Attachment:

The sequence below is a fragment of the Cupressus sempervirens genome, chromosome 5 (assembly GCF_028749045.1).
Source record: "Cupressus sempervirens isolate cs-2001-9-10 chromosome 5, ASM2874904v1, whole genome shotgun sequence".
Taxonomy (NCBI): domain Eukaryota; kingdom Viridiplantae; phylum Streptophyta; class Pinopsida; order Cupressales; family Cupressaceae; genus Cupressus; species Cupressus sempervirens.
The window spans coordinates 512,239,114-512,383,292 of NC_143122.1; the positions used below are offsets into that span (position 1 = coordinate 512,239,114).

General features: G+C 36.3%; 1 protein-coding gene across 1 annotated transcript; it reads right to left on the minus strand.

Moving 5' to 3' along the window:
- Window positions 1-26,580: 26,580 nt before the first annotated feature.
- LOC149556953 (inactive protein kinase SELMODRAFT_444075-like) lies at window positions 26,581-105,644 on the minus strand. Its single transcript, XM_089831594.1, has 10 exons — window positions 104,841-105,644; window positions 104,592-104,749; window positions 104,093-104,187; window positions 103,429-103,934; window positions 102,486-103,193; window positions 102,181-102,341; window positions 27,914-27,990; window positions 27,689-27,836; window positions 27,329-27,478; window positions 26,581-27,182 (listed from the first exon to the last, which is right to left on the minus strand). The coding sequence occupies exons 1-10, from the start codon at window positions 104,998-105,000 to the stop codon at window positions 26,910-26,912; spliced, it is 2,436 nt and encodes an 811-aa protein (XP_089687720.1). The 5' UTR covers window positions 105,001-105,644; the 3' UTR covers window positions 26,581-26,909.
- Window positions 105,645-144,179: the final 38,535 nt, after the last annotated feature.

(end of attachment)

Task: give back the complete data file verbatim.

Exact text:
The sequence below is a fragment of the Cupressus sempervirens genome, chromosome 5 (assembly GCF_028749045.1).
Source record: "Cupressus sempervirens isolate cs-2001-9-10 chromosome 5, ASM2874904v1, whole genome shotgun sequence".
Taxonomy (NCBI): domain Eukaryota; kingdom Viridiplantae; phylum Streptophyta; class Pinopsida; order Cupressales; family Cupressaceae; genus Cupressus; species Cupressus sempervirens.
The window spans coordinates 512,239,114-512,383,292 of NC_143122.1; the positions used below are offsets into that span (position 1 = coordinate 512,239,114).

General features: G+C 36.3%; 1 protein-coding gene across 1 annotated transcript; it reads right to left on the minus strand.

Moving 5' to 3' along the window:
- Window positions 1-26,580: 26,580 nt before the first annotated feature.
- LOC149556953 (inactive protein kinase SELMODRAFT_444075-like) lies at window positions 26,581-105,644 on the minus strand. Its single transcript, XM_089831594.1, has 10 exons — window positions 104,841-105,644; window positions 104,592-104,749; window positions 104,093-104,187; window positions 103,429-103,934; window positions 102,486-103,193; window positions 102,181-102,341; window positions 27,914-27,990; window positions 27,689-27,836; window positions 27,329-27,478; window positions 26,581-27,182 (listed from the first exon to the last, which is right to left on the minus strand). The coding sequence occupies exons 1-10, from the start codon at window positions 104,998-105,000 to the stop codon at window positions 26,910-26,912; spliced, it is 2,436 nt and encodes an 811-aa protein (XP_089687720.1). The 5' UTR covers window positions 105,001-105,644; the 3' UTR covers window positions 26,581-26,909.
- Window positions 105,645-144,179: the final 38,535 nt, after the last annotated feature.